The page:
Good music makes you dance, and we know dancing is a great way to exercise, relieve stress and brighten the mood. It turns out after watching the video below, that music isn’t only for humans but also for birds. Such as the cockatoo here who likes to bust some moves to music.
According to Neurobiologist Aniruddh Patel, cockatoos are ” hard-wired to connect sounds with motor skills” since they are mimicking animals. This means that cockatoos know how to dance along to the beat of a song. However, Adena Schachner, a graduate student in psychology at Harvard, says that not every bird will dance to music. She says that “the brain circuitry for so-called “vocal mimicry” apparently isn’t enough by itself to make an animal boogie.”
Unfortunately for the dance-loving cockatoo in the video, his friend appears to be one of those birds that do not like to dance to music. This does not keep the cockatoo from trying to get his friend to jam along, though. Cockatoos are social animals so it only makes sense that he’d want his friend to join him.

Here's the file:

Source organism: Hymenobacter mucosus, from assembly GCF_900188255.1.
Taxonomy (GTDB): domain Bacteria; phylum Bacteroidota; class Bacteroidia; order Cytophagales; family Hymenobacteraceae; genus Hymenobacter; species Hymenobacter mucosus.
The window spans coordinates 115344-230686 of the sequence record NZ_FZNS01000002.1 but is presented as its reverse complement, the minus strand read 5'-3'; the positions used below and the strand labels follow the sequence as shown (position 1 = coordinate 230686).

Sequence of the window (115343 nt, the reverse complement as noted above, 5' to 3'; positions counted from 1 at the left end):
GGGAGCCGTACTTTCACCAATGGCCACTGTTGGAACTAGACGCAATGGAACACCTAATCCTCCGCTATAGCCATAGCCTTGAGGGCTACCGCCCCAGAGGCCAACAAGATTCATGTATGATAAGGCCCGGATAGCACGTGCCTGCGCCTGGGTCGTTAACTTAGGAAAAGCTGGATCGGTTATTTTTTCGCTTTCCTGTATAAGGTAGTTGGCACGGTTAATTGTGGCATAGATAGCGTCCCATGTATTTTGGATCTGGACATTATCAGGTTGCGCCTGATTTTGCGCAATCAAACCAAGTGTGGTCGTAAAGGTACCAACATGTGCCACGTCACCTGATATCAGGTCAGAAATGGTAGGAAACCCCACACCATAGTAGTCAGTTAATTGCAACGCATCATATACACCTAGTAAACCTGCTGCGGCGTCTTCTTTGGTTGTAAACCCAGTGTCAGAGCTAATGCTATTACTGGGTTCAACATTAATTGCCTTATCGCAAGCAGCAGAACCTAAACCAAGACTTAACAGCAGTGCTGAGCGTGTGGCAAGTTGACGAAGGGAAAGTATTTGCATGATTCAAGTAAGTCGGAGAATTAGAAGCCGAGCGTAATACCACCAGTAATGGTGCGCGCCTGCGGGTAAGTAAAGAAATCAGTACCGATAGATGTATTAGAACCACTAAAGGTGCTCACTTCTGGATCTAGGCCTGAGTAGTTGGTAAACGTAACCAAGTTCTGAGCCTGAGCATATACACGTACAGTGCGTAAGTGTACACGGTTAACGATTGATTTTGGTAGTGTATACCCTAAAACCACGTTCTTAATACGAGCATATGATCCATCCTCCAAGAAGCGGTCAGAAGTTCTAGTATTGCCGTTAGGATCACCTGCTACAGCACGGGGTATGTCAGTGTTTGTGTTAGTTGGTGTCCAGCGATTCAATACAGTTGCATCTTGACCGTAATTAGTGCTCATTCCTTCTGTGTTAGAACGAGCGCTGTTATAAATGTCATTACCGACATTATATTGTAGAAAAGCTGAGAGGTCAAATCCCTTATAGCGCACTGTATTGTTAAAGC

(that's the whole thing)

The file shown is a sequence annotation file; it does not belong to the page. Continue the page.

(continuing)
When the music starts up, the cockatoo immediately starts bopping his head to the beat of the song. The feathers on his head go up and he spreads out his wings, which signal that he is excited about the song. The cockatoo wants to share his excitement with his friend and struts over to them to encourage them to dance along with him.
His friend does not feel like dancing, though. He keeps a stiff stance throughout the entire time song raises his feet to ward off his dancing friend. Despite his friend’s rejection to dance, this cockatoo keeps his spirits up and continues to dance anyway.
The way the cockatoo dances in the face of rejection is inspiring. He continues to enjoy dancing to the music, even if his friend does not enjoy it too. We should all learn something from this confident cockatoo and continue to dance to what we love no matter how anyone else might feel about it.